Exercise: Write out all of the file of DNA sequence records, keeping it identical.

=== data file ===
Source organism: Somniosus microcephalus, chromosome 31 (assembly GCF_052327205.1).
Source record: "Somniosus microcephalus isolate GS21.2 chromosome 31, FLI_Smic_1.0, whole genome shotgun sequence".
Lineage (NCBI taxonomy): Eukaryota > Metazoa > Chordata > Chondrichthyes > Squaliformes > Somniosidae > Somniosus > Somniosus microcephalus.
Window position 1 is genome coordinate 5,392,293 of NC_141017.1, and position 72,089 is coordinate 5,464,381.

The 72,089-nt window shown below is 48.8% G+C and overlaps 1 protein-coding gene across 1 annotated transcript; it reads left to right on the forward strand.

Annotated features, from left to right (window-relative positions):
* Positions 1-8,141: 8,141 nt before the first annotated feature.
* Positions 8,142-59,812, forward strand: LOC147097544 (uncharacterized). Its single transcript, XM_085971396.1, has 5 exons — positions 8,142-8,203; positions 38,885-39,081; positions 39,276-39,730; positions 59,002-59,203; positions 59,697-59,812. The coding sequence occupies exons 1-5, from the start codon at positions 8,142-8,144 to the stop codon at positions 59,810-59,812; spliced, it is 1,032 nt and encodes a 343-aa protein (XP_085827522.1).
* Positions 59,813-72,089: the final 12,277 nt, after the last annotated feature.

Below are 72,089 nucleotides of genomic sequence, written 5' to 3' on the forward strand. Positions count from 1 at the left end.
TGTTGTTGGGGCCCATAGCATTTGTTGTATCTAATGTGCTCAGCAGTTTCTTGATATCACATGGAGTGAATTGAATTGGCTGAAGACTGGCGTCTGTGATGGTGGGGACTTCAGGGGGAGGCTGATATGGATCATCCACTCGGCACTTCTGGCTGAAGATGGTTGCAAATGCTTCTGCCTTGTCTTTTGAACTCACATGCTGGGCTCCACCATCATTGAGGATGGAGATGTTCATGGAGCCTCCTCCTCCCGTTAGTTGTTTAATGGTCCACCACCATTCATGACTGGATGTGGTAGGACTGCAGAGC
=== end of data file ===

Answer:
Source organism: Somniosus microcephalus, chromosome 31 (assembly GCF_052327205.1).
Source record: "Somniosus microcephalus isolate GS21.2 chromosome 31, FLI_Smic_1.0, whole genome shotgun sequence".
Lineage (NCBI taxonomy): Eukaryota > Metazoa > Chordata > Chondrichthyes > Squaliformes > Somniosidae > Somniosus > Somniosus microcephalus.
Window position 1 is genome coordinate 5,392,293 of NC_141017.1, and position 72,089 is coordinate 5,464,381.

The 72,089-nt window shown below is 48.8% G+C and overlaps 1 protein-coding gene across 1 annotated transcript; it reads left to right on the forward strand.

Annotated features, from left to right (window-relative positions):
* Positions 1-8,141: 8,141 nt before the first annotated feature.
* Positions 8,142-59,812, forward strand: LOC147097544 (uncharacterized). Its single transcript, XM_085971396.1, has 5 exons — positions 8,142-8,203; positions 38,885-39,081; positions 39,276-39,730; positions 59,002-59,203; positions 59,697-59,812. The coding sequence occupies exons 1-5, from the start codon at positions 8,142-8,144 to the stop codon at positions 59,810-59,812; spliced, it is 1,032 nt and encodes a 343-aa protein (XP_085827522.1).
* Positions 59,813-72,089: the final 12,277 nt, after the last annotated feature.

Below are 72,089 nucleotides of genomic sequence, written 5' to 3' on the forward strand. Positions count from 1 at the left end.
TGTTGTTGGGGCCCATAGCATTTGTTGTATCTAATGTGCTCAGCAGTTTCTTGATATCACATGGAGTGAATTGAATTGGCTGAAGACTGGCGTCTGTGATGGTGGGGACTTCAGGGGGAGGCTGATATGGATCATCCACTCGGCACTTCTGGCTGAAGATGGTTGCAAATGCTTCTGCCTTGTCTTTTGAACTCACATGCTGGGCTCCACCATCATTGAGGATGGAGATGTTCATGGAGCCTCCTCCTCCCGTTAGTTGTTTAATGGTCCACCACCATTCATGACTGGATGTGGTAGGACTGCAGAGC